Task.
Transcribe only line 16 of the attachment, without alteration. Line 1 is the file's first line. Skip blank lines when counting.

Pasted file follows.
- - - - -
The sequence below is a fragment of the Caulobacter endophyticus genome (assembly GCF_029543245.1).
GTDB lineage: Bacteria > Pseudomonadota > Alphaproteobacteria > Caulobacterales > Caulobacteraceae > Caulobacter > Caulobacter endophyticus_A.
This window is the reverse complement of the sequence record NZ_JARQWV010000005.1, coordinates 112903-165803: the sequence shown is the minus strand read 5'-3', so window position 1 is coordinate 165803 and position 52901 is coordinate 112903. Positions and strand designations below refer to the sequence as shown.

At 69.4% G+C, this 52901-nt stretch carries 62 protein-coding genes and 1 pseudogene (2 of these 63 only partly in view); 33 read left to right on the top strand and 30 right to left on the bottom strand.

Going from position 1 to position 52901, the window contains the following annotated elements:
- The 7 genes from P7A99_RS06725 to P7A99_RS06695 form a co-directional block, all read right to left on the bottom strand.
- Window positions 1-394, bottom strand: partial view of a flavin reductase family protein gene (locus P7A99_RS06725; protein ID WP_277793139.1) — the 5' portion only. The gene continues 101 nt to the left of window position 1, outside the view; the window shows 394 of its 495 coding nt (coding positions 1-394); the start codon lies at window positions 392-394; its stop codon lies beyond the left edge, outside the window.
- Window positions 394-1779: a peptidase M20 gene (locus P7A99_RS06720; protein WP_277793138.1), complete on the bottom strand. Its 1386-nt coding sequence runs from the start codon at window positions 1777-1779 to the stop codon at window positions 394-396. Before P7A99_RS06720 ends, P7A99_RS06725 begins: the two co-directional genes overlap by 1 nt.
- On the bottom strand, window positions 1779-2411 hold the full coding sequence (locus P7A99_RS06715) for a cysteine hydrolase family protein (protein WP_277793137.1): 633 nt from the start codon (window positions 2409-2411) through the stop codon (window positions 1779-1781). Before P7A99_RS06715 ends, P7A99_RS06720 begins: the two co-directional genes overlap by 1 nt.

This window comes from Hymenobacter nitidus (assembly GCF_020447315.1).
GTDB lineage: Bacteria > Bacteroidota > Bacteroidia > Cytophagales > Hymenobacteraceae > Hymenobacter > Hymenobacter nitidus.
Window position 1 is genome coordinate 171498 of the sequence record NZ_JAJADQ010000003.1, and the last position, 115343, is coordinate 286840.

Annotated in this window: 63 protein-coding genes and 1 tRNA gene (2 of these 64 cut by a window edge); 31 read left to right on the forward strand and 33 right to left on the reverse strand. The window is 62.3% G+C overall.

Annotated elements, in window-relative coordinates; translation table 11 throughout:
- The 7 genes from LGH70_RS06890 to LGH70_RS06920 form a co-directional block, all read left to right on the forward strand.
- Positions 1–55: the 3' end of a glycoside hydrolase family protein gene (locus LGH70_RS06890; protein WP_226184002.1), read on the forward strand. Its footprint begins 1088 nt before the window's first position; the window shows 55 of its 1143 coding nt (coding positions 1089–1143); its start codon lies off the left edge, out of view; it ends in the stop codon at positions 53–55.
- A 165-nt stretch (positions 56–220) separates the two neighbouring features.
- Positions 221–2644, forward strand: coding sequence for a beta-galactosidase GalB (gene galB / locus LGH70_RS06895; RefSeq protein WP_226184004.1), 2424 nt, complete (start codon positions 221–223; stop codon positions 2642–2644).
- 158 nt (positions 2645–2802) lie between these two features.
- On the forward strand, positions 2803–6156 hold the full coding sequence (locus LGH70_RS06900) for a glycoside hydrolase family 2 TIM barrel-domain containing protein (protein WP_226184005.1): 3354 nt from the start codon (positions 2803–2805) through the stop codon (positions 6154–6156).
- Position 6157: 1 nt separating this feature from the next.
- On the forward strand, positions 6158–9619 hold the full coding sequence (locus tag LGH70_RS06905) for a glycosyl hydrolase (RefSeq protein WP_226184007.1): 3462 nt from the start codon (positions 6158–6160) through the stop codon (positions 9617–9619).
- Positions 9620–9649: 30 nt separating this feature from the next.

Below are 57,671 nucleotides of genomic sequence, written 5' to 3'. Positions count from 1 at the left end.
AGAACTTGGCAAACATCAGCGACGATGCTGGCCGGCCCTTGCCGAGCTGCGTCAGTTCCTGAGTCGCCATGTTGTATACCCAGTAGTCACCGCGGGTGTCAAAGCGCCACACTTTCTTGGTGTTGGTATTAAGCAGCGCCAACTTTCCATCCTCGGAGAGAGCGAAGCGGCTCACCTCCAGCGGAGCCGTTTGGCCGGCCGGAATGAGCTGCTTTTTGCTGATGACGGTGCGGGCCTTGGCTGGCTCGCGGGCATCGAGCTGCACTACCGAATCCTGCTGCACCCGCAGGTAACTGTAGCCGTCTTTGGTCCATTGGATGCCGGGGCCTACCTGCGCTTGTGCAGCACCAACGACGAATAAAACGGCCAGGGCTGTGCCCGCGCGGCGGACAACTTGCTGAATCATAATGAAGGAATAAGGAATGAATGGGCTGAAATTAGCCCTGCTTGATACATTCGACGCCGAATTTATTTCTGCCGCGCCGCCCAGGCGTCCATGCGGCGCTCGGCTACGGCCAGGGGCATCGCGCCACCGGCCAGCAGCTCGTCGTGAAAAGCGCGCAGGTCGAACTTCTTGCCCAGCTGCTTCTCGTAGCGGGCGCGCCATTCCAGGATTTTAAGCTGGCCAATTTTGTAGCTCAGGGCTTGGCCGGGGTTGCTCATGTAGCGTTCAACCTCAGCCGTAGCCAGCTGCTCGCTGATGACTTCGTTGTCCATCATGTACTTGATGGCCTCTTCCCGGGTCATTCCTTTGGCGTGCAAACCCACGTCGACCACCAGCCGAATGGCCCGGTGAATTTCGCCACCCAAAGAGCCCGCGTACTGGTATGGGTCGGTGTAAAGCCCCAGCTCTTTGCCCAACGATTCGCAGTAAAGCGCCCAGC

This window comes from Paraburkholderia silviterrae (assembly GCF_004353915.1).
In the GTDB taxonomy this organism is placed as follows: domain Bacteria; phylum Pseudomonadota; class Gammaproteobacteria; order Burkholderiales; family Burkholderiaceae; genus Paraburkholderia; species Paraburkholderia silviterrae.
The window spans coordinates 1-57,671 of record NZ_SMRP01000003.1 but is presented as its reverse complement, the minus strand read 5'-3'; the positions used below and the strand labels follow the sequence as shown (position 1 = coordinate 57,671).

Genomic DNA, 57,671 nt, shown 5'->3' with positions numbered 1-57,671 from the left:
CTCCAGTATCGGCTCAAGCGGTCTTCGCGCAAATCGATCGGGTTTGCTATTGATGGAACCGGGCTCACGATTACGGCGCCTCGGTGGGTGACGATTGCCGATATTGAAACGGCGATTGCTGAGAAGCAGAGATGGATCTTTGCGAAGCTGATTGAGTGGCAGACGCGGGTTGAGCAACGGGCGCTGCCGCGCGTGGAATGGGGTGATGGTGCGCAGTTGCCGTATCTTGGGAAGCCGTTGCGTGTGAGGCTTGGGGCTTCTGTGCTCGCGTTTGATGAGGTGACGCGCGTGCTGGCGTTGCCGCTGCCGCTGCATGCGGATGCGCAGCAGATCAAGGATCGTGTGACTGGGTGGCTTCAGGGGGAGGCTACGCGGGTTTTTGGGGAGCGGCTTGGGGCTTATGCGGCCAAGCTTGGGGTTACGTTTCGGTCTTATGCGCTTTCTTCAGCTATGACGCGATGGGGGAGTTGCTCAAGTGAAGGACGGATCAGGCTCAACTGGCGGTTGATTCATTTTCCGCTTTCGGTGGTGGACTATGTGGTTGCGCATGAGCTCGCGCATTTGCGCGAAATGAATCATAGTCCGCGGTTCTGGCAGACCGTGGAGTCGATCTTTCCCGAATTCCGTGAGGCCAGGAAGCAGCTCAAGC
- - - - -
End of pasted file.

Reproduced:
- Positions 1–55: the 3' end of a glycoside hydrolase family protein gene (locus LGH70_RS06890; protein WP_226184002.1), read on the forward strand. Its footprint begins 1088 nt before the window's first position; the window shows 55 of its 1143 coding nt (coding positions 1089–1143); its start codon lies off the left edge, out of view; it ends in the stop codon at positions 53–55.